Every bit of what appeared to be nonsense on that mesmerizing poster in Coach's Superstars was part of the myth that Dawkins was deliriously and delightedly building around himself in his every moment. Chocolate Thunder, for instance, was an appropriately musical nickname given to Dawkins by Stevie Wonder, on the occasion of one of Dawkins's acts of wanton backboard destruction. The LoveTron on his uniform, which puzzled me no end—I remember asking my father what LoveTron was, and while I do not recall his answer I promise to call him soon and apologize for putting him in that position—was, Dawkins explained to the legendary good-natured and pro-human Philadelphia sports press, his home planet. During each offseason, Dawkins would return to this planet to practice Interplanetary Funksmanship and spend quality time with his girlfriend, Juicy Lucy.
Dawkins invented this planet in high school, and when he turned pro, at 18, he brought the principles of Interplanetary Funksmanship with him. Foremost among them was the sacred ritual of naming one's slam dunks; he dubbed his first backboard-destroying dunk the Chocolate-Thunder-Flying, Robinzine-Crying, Teeth-Shaking, Glass-Breaking, Rump-Roasting, Bun-Toasting, Wham-Bam-Glass-Breaker-I-Am-Jam. Basketball as Dawkins played it was more about having the most fun possible than the grim end-to-end domination that was emerging as the NBA's prevailing worldview—"I hope you don't expect me to do it every night," Dawkins famously told the owner of the Sixers after a 30-and-15 game—but, as Walter was just saying, at least it was an ethos.
All of which is sort of a long way of saying that he was an incorrigible, uncoachable kidult of a basketball player; Dawkins said it himself, when his playing career was over. "I should have been sent to Cleveland," he told ESPN in 2010, "because that was where all the uncoachables went at the time." As frustrating as this must have been to the various authority figures struggling in vain to make Dawkins something more prosaic and predictable than what and who he was, it was (apparently) thrilling to watch and fun to behold. There is something uncanny about NBA videos from that time, mostly because their dim dinge is so out of keeping with the technicolor NBA we've come to know since. To watch the highlights of Dawkins dunk is to watch lightning strike a bar full of grim gamblers: something weirder and brighter and more ungovernable than usual flashes through the proceedings, lights them up or sets them ablzae, and then is gone.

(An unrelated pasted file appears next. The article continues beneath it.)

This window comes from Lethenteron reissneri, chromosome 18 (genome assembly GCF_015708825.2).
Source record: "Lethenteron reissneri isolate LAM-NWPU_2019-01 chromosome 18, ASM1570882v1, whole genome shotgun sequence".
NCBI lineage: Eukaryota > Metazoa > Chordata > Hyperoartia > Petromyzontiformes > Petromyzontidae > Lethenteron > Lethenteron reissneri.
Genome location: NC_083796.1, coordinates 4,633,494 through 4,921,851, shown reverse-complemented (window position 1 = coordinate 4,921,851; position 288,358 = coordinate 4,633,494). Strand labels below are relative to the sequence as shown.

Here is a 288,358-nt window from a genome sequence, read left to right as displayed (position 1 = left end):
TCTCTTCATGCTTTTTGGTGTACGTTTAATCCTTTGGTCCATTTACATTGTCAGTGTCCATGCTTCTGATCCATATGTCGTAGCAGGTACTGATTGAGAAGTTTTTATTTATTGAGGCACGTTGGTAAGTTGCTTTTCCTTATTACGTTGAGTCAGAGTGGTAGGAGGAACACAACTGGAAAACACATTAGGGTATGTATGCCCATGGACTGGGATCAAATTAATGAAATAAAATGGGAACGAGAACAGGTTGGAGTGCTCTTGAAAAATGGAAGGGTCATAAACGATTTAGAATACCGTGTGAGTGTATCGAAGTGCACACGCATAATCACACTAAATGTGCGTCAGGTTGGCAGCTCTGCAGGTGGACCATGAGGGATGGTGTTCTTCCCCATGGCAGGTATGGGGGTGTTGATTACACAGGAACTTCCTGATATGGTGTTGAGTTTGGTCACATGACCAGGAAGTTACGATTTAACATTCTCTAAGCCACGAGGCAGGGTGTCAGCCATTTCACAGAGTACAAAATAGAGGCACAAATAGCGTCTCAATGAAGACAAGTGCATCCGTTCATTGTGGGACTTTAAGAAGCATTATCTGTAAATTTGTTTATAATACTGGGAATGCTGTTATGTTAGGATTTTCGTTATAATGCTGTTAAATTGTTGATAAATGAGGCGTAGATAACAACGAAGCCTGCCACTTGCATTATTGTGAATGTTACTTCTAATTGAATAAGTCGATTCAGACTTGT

So much of being a basketball fan, as a kid, is aspirational. We are shopping, at the moment right before we begin to become ourselves in earnest, for someone we might want to be. It's natural that we begin at the outsized side of the spectrum, with people who are bigger and more beautiful than anyone we see in our everyday. Basketball players are as good a choice as anyone: they are graceful and expressive and visible; they are forceful and, not for nothing, they can fucking fly. Only over short distances, naturally, and only for a few moments, but in the multiply tethered indignity of earthbound adolescence, even those few hints of transcendence are tantalizing.
That doesn't really go away as we grow older, honestly, although as we grow up we get a little less unabashed about trying these sorts of potential selves on. As a kid, I made the Nets my proxies in the roiling, self-thwarting struggle of adolescence; I believed that their simple bigness or their all-devouring intensity or their simple flailing effortfulness could show me how to be, and so who I might be when I was done becoming. I am not sure I was wrong about that, really, although we only ever become ourselves, anyway. But I am sorry that I never got to know Darryl Dawkins during that time. There is, in his expressiveness and his self-determination and his insistence on centering his whole self around the creation and the celebration of joy, something to admire and maybe even emulate.
At that time when we need them so much, these temporary superhumans help us learn to become ourselves in some secondhand way. Darryl Dawkins had a lot to teach there, and still does. I think maybe he knew it, looking at Dawkins's expression on that mysterious poster in the sneaker store, without really knowing what it was and without deigning to push it on anyone. Surrounded by all those superstars, frozen in their own overstatement or virtuosity, Darryl Dawkins suggested something else—that being human might be more fun than being a star.